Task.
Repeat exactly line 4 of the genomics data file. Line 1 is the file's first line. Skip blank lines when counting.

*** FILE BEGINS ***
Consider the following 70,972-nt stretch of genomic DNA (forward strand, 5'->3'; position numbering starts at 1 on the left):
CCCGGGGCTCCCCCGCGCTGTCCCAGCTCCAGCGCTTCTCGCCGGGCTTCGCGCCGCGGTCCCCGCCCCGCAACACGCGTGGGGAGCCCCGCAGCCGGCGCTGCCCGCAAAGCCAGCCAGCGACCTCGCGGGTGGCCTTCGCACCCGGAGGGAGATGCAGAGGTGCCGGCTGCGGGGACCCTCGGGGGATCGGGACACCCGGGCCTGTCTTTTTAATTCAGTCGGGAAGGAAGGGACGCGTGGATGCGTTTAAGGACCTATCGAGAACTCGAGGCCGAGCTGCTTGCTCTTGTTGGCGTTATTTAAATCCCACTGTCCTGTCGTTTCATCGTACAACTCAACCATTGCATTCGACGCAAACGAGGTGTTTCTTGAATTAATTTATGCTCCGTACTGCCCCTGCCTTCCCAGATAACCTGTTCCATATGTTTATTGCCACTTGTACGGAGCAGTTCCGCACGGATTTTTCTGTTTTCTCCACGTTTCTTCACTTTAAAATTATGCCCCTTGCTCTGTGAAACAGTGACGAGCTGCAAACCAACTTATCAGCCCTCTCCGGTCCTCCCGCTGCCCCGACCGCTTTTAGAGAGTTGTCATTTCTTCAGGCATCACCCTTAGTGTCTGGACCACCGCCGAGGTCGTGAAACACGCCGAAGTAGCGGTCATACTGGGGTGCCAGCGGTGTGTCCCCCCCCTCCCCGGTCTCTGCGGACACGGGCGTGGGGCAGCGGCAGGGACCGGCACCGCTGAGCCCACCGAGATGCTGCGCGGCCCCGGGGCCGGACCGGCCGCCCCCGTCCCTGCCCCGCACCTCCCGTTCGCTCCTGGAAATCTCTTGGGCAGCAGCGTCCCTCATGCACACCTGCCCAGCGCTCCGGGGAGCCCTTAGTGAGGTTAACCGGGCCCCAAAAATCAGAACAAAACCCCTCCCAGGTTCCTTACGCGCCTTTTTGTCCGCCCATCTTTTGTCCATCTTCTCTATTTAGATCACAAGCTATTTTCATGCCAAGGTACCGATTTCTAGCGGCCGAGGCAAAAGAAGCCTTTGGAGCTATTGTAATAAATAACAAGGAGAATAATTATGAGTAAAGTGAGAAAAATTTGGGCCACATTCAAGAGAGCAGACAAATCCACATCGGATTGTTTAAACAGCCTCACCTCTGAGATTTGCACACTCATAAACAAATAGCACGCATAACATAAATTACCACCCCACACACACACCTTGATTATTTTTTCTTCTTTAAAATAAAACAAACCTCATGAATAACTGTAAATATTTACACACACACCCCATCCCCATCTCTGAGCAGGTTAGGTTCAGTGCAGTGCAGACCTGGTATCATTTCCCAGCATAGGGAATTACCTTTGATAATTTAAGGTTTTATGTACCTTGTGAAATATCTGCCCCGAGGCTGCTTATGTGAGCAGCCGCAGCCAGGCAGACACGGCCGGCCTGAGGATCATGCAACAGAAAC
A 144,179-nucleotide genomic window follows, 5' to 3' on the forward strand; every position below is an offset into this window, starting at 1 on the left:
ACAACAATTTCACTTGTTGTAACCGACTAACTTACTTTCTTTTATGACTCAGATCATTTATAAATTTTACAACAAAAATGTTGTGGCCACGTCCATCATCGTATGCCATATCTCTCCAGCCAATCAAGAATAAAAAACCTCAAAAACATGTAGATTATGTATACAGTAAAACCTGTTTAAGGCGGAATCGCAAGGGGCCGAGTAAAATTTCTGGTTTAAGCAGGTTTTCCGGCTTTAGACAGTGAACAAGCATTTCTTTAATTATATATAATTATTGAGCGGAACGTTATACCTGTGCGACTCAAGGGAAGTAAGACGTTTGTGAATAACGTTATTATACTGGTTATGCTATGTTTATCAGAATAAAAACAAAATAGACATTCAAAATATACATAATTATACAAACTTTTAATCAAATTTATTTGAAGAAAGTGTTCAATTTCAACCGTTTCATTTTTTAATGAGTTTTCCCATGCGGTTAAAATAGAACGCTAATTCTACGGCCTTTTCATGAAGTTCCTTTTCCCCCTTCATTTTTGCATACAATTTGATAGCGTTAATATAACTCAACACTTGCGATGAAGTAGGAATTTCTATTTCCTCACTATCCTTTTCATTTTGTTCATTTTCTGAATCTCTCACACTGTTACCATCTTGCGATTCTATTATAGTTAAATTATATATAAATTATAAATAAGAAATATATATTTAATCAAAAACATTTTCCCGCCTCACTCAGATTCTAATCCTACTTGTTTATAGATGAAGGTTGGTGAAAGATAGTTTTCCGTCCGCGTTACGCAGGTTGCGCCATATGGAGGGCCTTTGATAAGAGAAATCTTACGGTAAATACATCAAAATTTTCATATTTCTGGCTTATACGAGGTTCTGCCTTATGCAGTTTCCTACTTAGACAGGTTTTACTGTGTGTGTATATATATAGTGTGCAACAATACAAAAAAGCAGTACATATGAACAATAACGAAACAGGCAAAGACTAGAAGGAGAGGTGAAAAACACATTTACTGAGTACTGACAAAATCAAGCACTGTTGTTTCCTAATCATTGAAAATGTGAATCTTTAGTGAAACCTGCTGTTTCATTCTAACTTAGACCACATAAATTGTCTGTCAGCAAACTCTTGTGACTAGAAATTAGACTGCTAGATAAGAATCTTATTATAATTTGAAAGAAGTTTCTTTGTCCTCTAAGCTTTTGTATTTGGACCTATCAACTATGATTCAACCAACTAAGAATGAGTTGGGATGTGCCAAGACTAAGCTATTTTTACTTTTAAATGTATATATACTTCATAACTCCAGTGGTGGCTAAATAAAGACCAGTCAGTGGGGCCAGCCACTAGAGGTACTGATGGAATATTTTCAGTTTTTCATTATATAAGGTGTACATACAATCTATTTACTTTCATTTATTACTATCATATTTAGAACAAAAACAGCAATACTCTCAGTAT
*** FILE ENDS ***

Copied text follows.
ACAACAATTTCACTTGTTGTAACCGACTAACTTACTTTCTTTTATGACTCAGATCATTTATAAATTTTACAACAAAAATGTTGTGGCCACGTCCATCATCGTATGCCATATCTCTCCAGCCAATCAAGAATAAAAAACCTCAAAAACATGTAGATTATGTATACAGTAAAACCTGTTTAAGGCGGAATCGCAAGGGGCCGAGTAAAATTTCTGGTTTAAGCAGGTTTTCCGGCTTTAGACAGTGAACAAGCATTTCTTTAATTATATATAATTATTGAGCGGAACGTTATACCTGTGCGACTCAAGGGAAGTAAGACGTTTGTGAATAACGTTATTATACTGGTTATGCTATGTTTATCAGAATAAAAACAAAATAGACATTCAAAATATACATAATTATACAAACTTTTAATCAAATTTATTTGAAGAAAGTGTTCAATTTCAACCGTTTCATTTTTTAATGAGTTTTCCCATGCGGTTAAAATAGAACGCTAATTCTACGGCCTTTTCATGAAGTTCCTTTTCCCCCTTCATTTTTGCATACAATTTGATAGCGTTAATATAACTCAACACTTGCGATGAAGTAGGAATTTCTATTTCCTCACTATCCTTTTCATTTTGTTCATTTTCTGAATCTCTCACACTGTTACCATCTTGCGATTCTATTATAGTTAAATTATATATAAATTATAAATAAGAAATATATATTTAATCAAAAACATTTTCCCGCCTCACTCAGATTCTAATCCTACTTGTTTATAGATGAAGGTTGGTGAAAGATAGTTTTCCGTCCGCGTTACGCAGGTTGCGCCATATGGAGGGCCTTTGATAAGAGAAATCTTACGGTAAATACATCAAAATTTTCATATTTCTGGCTTATACGAGGTTCTGCCTTATGCAGTTTCCTACTTAGACAGGTTTTACTGTGTGTGTATATATATAGTGTGCAACAATACAAAAAAGCAGTACATATGAACAATAACGAAACAGGCAAAGACTAGAAGGAGAGGTGAAAAACACATTTACTGAGTACTGACAAAATCAAGCACTGTTGTTTCCTAATCATTGAAAATGTGAATCTTTAGTGAAACCTGCTGTTTCATTCTAACTTAGACCACATAAATTGTCTGTCAGCAAACTCTTGTGACTAGAAATTAGACTGCTAGATAAGAATCTTATTATAATTTGAAAGAAGTTTCTTTGTCCTCTAAGCTTTTGTATTTGGACCTATCAACTATGATTCAACCAACTAAGAATGAGTTGGGATGTGCCAAGACTAAGCTATTTTTACTTTTAAATGTATATATACTTCATAACTCCAGTGGTGGCTAAATAAAGACCAGTCAGTGGGGCCAGCCACTAGAGGTACTGATGGAATATTTTCAGTTTTTCATTATATAAGGTGTACATACAATCTATTTACTTTCATTTATTACTATCATATTTAGAACAAAAACAGCAATACTCTCAGTAT